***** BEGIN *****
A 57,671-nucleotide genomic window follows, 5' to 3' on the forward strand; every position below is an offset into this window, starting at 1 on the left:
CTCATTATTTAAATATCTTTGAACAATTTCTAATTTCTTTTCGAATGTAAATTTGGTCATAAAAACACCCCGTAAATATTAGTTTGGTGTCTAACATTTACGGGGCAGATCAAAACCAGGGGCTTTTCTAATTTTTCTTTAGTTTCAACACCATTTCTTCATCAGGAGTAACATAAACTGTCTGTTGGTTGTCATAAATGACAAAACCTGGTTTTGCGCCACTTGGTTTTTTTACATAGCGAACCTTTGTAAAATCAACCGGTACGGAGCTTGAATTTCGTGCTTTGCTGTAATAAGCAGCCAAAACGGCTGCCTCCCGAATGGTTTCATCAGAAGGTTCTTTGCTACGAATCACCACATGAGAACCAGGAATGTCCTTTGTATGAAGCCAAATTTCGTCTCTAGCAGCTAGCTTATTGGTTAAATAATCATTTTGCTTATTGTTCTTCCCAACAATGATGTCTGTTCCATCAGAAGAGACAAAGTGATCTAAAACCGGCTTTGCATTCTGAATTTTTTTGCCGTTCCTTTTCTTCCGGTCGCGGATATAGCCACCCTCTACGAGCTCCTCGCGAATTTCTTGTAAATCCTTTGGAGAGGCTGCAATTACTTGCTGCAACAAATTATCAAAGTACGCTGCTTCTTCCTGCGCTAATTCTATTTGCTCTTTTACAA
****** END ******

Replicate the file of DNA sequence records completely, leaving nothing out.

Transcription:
A 57,671-nucleotide genomic window follows, 5' to 3' on the forward strand; every position below is an offset into this window, starting at 1 on the left:
CTCATTATTTAAATATCTTTGAACAATTTCTAATTTCTTTTCGAATGTAAATTTGGTCATAAAAACACCCCGTAAATATTAGTTTGGTGTCTAACATTTACGGGGCAGATCAAAACCAGGGGCTTTTCTAATTTTTCTTTAGTTTCAACACCATTTCTTCATCAGGAGTAACATAAACTGTCTGTTGGTTGTCATAAATGACAAAACCTGGTTTTGCGCCACTTGGTTTTTTTACATAGCGAACCTTTGTAAAATCAACCGGTACGGAGCTTGAATTTCGTGCTTTGCTGTAATAAGCAGCCAAAACGGCTGCCTCCCGAATGGTTTCATCAGAAGGTTCTTTGCTACGAATCACCACATGAGAACCAGGAATGTCCTTTGTATGAAGCCAAATTTCGTCTCTAGCAGCTAGCTTATTGGTTAAATAATCATTTTGCTTATTGTTCTTCCCAACAATGATGTCTGTTCCATCAGAAGAGACAAAGTGATCTAAAACCGGCTTTGCATTCTGAATTTTTTTGCCGTTCCTTTTCTTCCGGTCGCGGATATAGCCACCCTCTACGAGCTCCTCGCGAATTTCTTGTAAATCCTTTGGAGAGGCTGCAATTACTTGCTGCAACAAATTATCAAAGTACGCTGCTTCTTCCTGCGCTAATTCTATTTGCTCTTTTACAA